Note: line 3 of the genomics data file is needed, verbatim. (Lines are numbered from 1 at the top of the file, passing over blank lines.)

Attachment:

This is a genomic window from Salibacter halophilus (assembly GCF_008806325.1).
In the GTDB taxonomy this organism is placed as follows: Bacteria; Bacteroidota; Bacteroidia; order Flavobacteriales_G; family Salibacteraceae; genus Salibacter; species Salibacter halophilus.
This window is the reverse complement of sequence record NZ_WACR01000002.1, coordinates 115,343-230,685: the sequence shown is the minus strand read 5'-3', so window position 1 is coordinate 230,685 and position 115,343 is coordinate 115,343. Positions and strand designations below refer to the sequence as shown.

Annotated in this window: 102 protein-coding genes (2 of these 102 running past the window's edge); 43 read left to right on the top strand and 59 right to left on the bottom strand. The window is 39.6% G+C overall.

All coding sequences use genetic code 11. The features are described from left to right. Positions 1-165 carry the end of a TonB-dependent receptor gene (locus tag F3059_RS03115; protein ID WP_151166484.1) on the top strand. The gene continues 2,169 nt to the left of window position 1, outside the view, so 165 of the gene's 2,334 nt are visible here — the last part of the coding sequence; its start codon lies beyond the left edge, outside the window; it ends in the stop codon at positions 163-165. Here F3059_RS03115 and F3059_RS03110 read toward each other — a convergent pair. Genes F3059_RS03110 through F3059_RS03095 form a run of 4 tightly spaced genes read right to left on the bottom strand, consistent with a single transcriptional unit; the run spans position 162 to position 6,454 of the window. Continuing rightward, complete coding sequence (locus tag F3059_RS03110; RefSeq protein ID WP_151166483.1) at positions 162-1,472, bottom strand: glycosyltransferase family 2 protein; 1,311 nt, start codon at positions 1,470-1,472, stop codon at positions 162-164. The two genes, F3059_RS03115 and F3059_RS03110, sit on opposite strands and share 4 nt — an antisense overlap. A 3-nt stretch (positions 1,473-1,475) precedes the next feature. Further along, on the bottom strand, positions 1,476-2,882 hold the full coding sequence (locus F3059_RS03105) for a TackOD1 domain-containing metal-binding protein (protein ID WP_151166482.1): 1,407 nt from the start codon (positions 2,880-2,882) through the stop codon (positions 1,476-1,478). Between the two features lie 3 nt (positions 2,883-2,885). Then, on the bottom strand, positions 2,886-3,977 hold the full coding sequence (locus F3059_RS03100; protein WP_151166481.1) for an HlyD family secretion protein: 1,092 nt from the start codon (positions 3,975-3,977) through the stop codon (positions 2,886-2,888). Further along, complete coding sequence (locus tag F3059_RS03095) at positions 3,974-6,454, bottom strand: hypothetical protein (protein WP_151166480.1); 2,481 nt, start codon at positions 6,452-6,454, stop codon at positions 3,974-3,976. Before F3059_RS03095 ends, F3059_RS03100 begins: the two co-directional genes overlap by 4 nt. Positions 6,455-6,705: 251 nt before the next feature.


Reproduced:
This window is the reverse complement of sequence record NZ_WACR01000002.1, coordinates 115,343-230,685: the sequence shown is the minus strand read 5'-3', so window position 1 is coordinate 230,685 and position 115,343 is coordinate 115,343. Positions and strand designations below refer to the sequence as shown.